Want to exercise critical thinking skills? Ask these questions whenever you discover or discuss new information. These are broad and versatile questions that have limitless applications!
💡 Managers make it run. Leaders make it better.
💡 How inspired are your followers?
💡 Use your strengths that benefit the team.
💡 Hire for their character.
💡 Set a goal to have fewer meetings.
💡 Develop the skill to communicate, and it will provide power to all that you do.
💡 Some will, some won’t, so what!
💡 Encourage your team to tell you what they think.
💡 See the potential in the team and give them the responsibility to use it.
💡 What should you be doing that you aren’t doing now?
An important factor in creating a high-performance workplace is instilling a high-development culture – one that values the growth of individuals. So, where do companies go wrong with employee development?
1. Hiring the wrong person from the start. Systematize how you hire (E.g., Use a validated assessment for key organizational hires such as managers/leaders).
2. Managers hoarding talent on their teams. Build-in strategies to bust talent hoarding (E.g., Establish a program that enables employees who have been in a role for a set period to apply for new assignments).
3. Assigning projects that meet business needs but don’t develop humans. Leverage managers who use project resourcing as a vehicle for development (E.g., Regular conversations with associates help ensure that assignments align with both organizational needs and individual strengths-based development).
4. Promotions that only look upward. Promote value in alternate development paths (E.g., Diagonal growth could mean doing the same tasks with a new division/client).
5. Career arcs that leave tenured associates without a clear path forward. Strategically plan options for tenured associates (E.g., Senior employees become paid consultants/mentors).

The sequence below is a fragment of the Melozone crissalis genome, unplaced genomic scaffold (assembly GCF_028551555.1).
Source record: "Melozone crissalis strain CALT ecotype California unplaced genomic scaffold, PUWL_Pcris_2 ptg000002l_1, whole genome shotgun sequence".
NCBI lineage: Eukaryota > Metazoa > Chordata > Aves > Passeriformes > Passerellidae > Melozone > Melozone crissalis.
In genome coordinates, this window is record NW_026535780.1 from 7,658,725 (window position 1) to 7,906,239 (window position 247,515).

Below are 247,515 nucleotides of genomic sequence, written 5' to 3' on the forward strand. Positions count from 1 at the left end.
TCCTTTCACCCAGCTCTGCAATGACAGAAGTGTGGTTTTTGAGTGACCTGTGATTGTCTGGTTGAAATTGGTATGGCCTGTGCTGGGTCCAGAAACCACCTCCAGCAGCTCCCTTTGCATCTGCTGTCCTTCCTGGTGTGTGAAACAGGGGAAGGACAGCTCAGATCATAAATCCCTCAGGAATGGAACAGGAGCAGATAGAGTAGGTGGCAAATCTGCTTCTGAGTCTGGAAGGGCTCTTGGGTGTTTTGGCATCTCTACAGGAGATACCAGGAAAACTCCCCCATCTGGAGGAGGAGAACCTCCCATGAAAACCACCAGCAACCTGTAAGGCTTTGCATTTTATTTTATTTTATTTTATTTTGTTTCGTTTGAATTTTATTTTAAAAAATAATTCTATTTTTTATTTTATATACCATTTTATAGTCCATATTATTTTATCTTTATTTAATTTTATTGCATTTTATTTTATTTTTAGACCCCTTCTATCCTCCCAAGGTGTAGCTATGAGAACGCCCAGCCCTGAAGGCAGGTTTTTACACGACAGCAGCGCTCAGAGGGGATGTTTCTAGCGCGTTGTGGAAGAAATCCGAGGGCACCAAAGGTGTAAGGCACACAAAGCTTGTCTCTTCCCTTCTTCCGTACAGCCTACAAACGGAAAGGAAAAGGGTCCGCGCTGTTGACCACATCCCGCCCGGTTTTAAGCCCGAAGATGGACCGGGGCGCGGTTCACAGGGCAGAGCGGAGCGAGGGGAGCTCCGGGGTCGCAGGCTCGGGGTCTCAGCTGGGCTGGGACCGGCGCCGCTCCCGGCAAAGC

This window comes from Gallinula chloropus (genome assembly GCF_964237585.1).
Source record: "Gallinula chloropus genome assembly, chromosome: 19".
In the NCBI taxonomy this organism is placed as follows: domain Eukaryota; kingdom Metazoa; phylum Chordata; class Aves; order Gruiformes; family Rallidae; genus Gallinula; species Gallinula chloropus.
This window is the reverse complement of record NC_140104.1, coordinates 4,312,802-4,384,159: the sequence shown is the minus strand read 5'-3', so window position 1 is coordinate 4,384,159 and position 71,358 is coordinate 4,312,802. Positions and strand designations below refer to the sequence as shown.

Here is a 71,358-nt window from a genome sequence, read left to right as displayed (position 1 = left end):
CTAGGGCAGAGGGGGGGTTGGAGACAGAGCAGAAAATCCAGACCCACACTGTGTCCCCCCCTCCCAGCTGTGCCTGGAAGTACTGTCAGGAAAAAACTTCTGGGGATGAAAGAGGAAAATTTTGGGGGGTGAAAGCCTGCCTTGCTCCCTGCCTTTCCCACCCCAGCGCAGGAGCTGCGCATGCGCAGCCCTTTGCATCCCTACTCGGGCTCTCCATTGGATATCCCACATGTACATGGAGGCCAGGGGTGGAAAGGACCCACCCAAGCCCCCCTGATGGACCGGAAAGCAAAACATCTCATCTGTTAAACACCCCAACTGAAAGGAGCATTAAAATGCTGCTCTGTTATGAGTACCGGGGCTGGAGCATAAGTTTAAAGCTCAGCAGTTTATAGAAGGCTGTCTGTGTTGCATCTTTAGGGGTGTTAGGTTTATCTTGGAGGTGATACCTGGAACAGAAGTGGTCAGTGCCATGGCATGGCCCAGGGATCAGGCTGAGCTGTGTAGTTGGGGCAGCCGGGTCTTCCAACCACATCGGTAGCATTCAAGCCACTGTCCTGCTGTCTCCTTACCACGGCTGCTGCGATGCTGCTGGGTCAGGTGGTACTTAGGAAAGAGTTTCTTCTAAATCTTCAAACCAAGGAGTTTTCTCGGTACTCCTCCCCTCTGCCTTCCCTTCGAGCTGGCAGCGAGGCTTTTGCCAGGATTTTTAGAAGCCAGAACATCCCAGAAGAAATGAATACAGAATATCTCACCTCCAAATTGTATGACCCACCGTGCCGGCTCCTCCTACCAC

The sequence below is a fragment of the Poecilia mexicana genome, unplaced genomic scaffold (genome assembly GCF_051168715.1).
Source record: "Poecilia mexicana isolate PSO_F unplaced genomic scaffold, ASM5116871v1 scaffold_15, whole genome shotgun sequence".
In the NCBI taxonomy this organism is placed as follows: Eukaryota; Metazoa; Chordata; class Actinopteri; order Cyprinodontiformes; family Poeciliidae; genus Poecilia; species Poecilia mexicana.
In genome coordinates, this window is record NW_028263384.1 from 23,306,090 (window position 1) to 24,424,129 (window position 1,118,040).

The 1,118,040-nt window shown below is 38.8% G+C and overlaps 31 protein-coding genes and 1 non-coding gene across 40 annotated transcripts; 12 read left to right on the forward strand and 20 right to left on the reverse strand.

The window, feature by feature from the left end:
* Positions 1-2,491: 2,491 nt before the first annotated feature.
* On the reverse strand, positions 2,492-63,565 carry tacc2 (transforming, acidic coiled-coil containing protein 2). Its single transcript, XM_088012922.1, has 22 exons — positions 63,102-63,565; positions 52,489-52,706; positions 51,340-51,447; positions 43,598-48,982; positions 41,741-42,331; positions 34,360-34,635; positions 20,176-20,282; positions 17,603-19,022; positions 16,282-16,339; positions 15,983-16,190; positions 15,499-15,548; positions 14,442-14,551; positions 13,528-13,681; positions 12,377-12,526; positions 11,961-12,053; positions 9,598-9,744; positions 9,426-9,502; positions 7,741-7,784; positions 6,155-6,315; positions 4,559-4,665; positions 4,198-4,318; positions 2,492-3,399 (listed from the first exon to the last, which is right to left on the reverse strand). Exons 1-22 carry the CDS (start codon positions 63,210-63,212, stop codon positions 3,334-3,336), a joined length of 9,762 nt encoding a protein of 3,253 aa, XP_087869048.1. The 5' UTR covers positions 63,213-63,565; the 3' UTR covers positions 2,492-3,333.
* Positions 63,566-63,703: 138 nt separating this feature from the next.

Building effective leadership skills is a challenge many managers face. Remote work only compounds the issue, as leaders must now balance their job and home life. A recent survey identifies the top five core competencies managers lack.
1. Team Building – Under enough pressure, even a high-performing team may buckle. What are your team’s natural workplace habits? In times of stress, who likes to take charge? Who prefers to listen and implement? Encouraging behavioral awareness helps everyone play to their strengths and address any weakness.
2. Providing Feedback – Feedback loops are essential to team development and should be timely and specific. Celebrate your teams’ successes while reframing missteps as constructive learning opportunities.
3. Time Management – When leaders are ineffective with their time, it creates blockers for direct reports who need input from above to proceed.
4. Delegation – Holding onto a task creates a bottleneck. Put the right work in the right hands to ensure your team works smarter, not harder.
5. Communication – Make yourself available to answer questions and address concerns. Managers who hold frequent 1-on-1 meetings are often better received.
Source: Inc. | Image: The Enterprisers Project
Knowledge sharing is crucial for driving improvements in the workplace. Yet, it is often infrequent. If sharing knowledge is an easy and seemingly obvious behavior, why are our well-intentioned team members not practicing it?
When we take the time to ask individuals “the why,” we find that their mindset for adopting these behaviors is inconsistent with their worldview.
Getting “below the iceberg” to understand these beliefs requires asking the right questions to determine why they aren’t behaving a certain way, and developing solutions that address and fundamentally shift the limiting mindsets standing in their way.
Sample questions to uncover limiting mindsets:
- What are some situations where knowledge sharing should be happening more and it isn’t?
- What’s in it for you to share knowledge with others?
- I’m too busy to stop and share my knowledge with others (I can’t)
- My knowledge makes me an asset to the team (I won’t)
- I don’t have enough expertise to share knowledge (I’m not allowed)
When it comes to changing behaviors in the workplace, the more questions you ask the more action you see.
The ability of leaders to address people’s physical, mental, and relationship needs is the foundation of trust. While all of these needs have equal importance, there is an order in which they make the biggest difference. Here are 10 things leaders can do now.
1. Gather feedback from all areas of the organization and all types of workers.